General lessons learned from evaluations of MCH/FP projects in Botswana, Malawi, Swaziland and Zambia.
New York, New York, UNFPA, 1984 Dec. iv, 41 p.4 maternal-child health/family planning (MCH/FP) projects were evaluated by the United Nations Fund for Population Activities (UNFPA) in the Southern Africa Region between 1981-1984. The projects were in Botswana, Malawi, Swaziland and Zambia. An overriding finding at the time of the Evaluation Missions was the acceptance of family planning (child spacing) by all 4 governments, when at the onset of the projects, family planning was either not included in the project documents or was included only as a minor contributant to the MCH programs. The intervention by UNFPA was very important for the acceptance and promotion of family planning activities by the governments. The Evaluation Missions concluded that there were 3 primary reasons for the successful intervention: UNFPA has a broad mandate to provide assistance in MCH and FP, a commitment to development projects in line with the governments' priorities, and the ability to fund projects very quickly, facilitating project implementation. Each of the 4 projects is assessed in terms of population policy changes, MCH/FP program strategy and serive delivery, organization of the MCH/Fp unit, health education, training, evaluation and research systems, and administration and management. Essential factors affecting the project are outlined and recommendations made. The last section discusses general lessons derived from the MCH/FP projects evaluated. 5 areas are identified where similar problems exist to varying degrees in all the projects evaluated. These are: training of medical personnel in FP (the main MCH/FP service provider in these projects was the nurse/midwife); supervision of personnel and the supply and distribution of contraceptives; research and evaluation, especially regarding the sociocultural setting of target populations and the inadequacy of existing service statistics and other sources of data; project monitoring (technical and financial) and finally project execution by the World Health Organization (WHO). Specifically in regard to the recruitment of experts, the provision of supplies and equipment, and the provision of funds for local costs, WHO execution has been deficient.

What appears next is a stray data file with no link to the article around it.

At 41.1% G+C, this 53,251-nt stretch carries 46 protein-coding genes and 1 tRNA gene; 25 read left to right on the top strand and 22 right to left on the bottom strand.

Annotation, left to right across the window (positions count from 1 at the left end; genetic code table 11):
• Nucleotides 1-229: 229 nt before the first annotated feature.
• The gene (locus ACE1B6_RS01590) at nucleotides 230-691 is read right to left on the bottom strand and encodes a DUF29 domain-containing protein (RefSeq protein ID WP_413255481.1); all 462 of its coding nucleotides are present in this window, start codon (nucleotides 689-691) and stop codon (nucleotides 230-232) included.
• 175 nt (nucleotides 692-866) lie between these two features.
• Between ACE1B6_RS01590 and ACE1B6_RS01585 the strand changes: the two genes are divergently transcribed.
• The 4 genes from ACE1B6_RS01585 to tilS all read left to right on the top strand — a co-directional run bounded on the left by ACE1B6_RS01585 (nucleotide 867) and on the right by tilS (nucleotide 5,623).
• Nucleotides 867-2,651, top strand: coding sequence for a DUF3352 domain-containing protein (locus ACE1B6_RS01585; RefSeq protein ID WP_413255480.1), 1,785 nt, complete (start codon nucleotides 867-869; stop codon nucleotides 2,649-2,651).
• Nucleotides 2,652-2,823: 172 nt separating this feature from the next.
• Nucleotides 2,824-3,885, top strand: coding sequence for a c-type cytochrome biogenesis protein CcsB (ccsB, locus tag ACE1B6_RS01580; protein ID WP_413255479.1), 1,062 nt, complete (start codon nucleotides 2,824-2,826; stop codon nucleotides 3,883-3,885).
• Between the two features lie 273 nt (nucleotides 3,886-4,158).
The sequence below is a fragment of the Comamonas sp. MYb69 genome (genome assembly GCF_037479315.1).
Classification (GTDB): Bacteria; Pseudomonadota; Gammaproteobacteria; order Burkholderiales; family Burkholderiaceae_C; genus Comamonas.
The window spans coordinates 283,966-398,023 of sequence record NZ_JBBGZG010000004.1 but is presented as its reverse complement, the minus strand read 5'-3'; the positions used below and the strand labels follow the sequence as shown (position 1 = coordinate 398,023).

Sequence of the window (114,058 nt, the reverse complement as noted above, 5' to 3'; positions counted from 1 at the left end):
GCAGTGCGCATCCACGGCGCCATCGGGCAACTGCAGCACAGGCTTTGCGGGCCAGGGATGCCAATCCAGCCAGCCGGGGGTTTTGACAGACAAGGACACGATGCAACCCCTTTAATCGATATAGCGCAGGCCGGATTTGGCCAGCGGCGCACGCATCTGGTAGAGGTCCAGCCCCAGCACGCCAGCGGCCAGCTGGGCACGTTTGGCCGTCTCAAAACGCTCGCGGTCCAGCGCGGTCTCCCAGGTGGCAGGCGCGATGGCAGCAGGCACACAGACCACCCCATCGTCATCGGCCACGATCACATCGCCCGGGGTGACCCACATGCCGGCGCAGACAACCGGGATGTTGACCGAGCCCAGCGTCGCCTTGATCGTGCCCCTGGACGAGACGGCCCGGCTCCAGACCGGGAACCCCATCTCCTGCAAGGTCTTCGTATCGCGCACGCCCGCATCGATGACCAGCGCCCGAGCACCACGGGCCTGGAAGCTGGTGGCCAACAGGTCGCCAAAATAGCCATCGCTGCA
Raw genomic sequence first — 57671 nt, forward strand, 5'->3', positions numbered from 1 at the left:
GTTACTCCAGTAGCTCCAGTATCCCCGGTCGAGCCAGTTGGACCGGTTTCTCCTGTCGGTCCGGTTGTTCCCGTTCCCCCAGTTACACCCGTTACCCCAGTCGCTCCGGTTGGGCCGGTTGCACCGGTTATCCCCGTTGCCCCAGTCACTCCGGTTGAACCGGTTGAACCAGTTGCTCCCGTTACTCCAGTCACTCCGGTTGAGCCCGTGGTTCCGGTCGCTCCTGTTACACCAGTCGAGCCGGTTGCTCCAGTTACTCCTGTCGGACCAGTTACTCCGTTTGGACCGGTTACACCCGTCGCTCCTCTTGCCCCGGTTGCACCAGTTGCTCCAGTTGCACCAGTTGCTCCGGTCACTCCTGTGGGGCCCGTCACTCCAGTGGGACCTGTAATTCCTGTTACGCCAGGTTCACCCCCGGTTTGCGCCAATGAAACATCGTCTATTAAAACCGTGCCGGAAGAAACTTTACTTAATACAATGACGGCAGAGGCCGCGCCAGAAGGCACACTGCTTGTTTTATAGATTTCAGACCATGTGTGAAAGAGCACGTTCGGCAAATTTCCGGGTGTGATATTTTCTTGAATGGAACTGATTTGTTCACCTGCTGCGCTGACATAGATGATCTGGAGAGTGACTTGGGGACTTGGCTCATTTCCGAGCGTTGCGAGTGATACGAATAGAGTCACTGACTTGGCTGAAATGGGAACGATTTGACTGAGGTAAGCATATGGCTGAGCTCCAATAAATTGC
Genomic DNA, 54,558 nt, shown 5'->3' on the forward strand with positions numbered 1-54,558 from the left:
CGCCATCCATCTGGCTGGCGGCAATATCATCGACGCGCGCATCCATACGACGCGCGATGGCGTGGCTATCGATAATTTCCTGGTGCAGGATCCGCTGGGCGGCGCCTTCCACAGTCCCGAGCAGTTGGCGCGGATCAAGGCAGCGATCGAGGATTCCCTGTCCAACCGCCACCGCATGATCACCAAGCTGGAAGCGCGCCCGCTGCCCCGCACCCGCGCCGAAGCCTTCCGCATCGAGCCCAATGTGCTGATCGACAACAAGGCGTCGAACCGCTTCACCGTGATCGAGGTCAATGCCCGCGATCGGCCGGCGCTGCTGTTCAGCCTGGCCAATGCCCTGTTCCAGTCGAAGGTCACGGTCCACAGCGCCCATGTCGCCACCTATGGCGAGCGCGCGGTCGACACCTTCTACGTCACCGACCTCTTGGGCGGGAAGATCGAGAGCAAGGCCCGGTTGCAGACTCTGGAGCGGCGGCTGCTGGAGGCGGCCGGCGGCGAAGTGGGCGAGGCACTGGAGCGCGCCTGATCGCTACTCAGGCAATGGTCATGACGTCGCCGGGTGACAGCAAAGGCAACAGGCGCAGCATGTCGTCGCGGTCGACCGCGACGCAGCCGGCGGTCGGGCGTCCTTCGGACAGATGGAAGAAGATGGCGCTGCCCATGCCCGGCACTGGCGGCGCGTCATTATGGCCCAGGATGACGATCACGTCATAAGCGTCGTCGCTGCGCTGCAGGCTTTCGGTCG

Social Science and Medicine. 1985; 21(12):1345-7.The author examines whether traditional medicine promotes biopsychosocial fulfillment in African health and argues that every society has its own method of managing illness and controlling the environment. In African societies, traditional medicine remains the major way of coping with illness; for some 80% of the population, primary health care is synonymous with traditional medicine. Just as any society would not negotiate its sociocultural imperatives for those of a borrowed culture, it is vital for societies to maintain their significant cultural 'idioms' such as African traditional medicine. It is a form of domestic health care based on general medical knowledge and practised within the family that represents a system of ordering, classifying, and explaining illness, as well as elaborate concepts of treatment. Often, traditional medicine is used as a "psychological opium" in the relief of pain or suffering by creating a sense of societal membership and self-awareness in the face of fear and death. Biopsychosocial health can be equated with the World Health Organization's definition of health as a state of complete physical, mental, and social well-being and not merely the absence of disease or infirmity; insofar as this is true, African traditional medicine promotes the biopsychosocial fulfillment of African health needs.